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The Bank of Korea (BOK) on Monday argued against the issue of digital currencies by the central bank in a recent report. The bank said that launching its own central bank digital currency (CBDC) will raise the basic mechanisms of its monetary policy and make open market operations more complex.

Central Bank Shies Away From Cryptos

The central bank is also worried that launching its own digital currency will cause a moral hazard to the economy and cost society. It noted that issuing digital tokens could destabilize the market because the coins aren’t considered “money” or legal tender in the country.

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BOK also said, “It’s desirable that the BOK is the only entity to entirely control issuing money,” launching a report that details the bank’s view on digital coins.

Kwon Oh-ik, a researcher at the bank’s economic research institute, said: “We reviewed the possible feasibility of digital currencies as currency; however, our thoughts are that digital currencies have been exposed to various categories of risk associated with credit, liquidity and legal management. Digital currencies don’t perform as money.

BOK further stated that the bank wants to retain “appropriate control” over the country’s financial system and would not let private sector players issue currencies. It remains convinced that these coins could be used for criminal activities.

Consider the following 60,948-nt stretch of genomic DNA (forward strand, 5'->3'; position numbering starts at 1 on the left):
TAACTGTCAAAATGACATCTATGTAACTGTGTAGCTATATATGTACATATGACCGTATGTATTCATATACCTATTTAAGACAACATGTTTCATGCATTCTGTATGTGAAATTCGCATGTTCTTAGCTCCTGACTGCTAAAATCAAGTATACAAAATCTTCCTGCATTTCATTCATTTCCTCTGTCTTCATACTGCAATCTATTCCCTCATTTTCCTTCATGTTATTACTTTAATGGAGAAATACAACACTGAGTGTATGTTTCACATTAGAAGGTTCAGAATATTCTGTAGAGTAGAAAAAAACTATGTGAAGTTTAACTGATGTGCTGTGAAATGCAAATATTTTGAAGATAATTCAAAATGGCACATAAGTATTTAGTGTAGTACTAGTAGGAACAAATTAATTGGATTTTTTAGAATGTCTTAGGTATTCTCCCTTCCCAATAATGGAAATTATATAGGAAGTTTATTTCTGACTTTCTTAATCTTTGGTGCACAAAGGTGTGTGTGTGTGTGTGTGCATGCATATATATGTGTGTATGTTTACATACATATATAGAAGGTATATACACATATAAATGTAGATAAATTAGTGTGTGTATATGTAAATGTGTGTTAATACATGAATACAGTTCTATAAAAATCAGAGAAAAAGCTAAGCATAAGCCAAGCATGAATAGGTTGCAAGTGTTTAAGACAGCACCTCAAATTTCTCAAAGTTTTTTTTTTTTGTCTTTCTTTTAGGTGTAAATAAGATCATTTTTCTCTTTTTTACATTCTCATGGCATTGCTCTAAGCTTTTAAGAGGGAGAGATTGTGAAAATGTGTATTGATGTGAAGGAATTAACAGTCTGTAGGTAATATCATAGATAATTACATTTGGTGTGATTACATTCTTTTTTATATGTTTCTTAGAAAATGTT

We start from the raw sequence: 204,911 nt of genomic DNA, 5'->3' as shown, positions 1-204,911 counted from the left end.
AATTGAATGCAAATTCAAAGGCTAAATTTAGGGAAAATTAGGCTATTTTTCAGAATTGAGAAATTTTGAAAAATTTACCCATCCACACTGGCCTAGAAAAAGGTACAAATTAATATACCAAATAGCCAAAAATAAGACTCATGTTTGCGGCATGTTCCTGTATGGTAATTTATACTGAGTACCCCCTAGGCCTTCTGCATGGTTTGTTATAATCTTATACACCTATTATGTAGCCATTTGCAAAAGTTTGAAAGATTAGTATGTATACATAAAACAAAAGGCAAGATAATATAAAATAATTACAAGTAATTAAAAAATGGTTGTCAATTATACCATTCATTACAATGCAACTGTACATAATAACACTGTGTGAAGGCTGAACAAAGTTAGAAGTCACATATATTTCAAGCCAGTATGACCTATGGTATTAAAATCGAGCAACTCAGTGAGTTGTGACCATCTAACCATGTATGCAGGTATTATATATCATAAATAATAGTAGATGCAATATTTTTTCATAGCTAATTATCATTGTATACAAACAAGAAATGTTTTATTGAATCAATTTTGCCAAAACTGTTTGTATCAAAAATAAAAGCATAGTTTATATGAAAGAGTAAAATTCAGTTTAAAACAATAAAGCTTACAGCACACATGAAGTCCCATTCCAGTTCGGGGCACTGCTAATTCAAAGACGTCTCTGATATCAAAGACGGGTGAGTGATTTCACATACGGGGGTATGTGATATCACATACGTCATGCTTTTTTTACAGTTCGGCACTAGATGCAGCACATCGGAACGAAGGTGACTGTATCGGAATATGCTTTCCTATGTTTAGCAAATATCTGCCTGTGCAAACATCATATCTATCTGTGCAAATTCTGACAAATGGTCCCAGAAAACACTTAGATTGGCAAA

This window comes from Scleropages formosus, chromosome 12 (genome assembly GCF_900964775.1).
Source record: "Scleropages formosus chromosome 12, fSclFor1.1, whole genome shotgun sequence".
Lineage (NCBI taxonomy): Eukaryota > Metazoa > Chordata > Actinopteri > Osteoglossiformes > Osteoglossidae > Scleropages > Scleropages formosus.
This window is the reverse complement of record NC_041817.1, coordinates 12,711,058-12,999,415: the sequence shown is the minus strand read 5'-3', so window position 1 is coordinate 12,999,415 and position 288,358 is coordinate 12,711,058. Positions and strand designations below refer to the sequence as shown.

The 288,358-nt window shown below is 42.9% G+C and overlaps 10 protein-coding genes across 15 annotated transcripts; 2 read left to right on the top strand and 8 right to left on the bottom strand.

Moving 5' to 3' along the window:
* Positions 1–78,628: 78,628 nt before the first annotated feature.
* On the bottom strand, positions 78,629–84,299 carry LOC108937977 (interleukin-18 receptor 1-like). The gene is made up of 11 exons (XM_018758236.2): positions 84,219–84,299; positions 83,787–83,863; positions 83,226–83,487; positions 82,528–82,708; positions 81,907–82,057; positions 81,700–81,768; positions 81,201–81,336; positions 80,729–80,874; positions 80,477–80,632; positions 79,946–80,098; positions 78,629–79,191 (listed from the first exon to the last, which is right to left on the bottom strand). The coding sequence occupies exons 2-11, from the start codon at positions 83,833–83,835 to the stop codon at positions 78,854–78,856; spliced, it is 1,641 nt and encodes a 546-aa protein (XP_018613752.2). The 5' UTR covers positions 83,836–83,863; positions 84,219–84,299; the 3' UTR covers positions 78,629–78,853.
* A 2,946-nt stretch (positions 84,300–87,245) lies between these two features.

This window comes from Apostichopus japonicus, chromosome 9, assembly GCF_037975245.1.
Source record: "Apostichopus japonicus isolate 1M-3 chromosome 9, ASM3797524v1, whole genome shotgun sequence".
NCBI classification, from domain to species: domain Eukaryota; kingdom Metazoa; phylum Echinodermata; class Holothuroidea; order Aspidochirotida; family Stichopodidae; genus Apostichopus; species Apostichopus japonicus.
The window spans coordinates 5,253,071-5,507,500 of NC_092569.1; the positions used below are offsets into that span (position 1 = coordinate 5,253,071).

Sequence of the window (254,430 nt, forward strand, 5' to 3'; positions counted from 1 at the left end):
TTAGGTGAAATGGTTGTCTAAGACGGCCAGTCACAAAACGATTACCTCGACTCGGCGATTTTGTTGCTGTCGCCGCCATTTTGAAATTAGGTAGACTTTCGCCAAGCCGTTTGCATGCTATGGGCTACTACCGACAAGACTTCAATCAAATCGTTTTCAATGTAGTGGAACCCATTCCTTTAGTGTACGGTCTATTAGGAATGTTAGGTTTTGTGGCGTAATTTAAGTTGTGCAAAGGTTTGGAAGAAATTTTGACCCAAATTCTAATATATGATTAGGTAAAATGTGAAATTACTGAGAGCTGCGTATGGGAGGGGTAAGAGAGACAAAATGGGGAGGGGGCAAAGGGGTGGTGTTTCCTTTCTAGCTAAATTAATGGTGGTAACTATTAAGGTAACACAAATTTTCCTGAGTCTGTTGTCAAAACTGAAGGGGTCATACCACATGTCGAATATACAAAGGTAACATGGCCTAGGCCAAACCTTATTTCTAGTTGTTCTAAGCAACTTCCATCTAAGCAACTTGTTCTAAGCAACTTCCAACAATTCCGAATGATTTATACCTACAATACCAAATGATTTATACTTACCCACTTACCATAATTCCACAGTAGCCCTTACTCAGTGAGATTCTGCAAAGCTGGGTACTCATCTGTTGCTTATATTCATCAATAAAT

Is CBDC a Possibility?

The bank’s report isn’t too harsh on CBDCs and noted that its use could “revolutionize” the financial system. However, before they go live, they should be tested on multiple trials. Kwon stated in the report:

“Technology improvements don’t mean private sectors will be allowed to have the rights for money issuance. If this happens, the BOK should regulate them but properly.”

Earlier this year, BOK announced that it would be studying the impact of cryptocurrencies and hinted toward the launch of a CBDC. In a statement, it said:

“A task force has been studying the possibility of issuing a CBDC and how digital currencies will influence the country’s overall financial sector since January. We will announce updates on this issue by the end of June.”

Meanwhile, South Korea remains one of the largest cryptocurrency markets in the world but with several stringent laws in place. For instance, trading in digital currencies is allowed on licensed platforms, but customers cannot operate anonymously and must pass verification procedures by the major local banks before transacting in digital coins. Since these rules have come into force, trading volume has come down.

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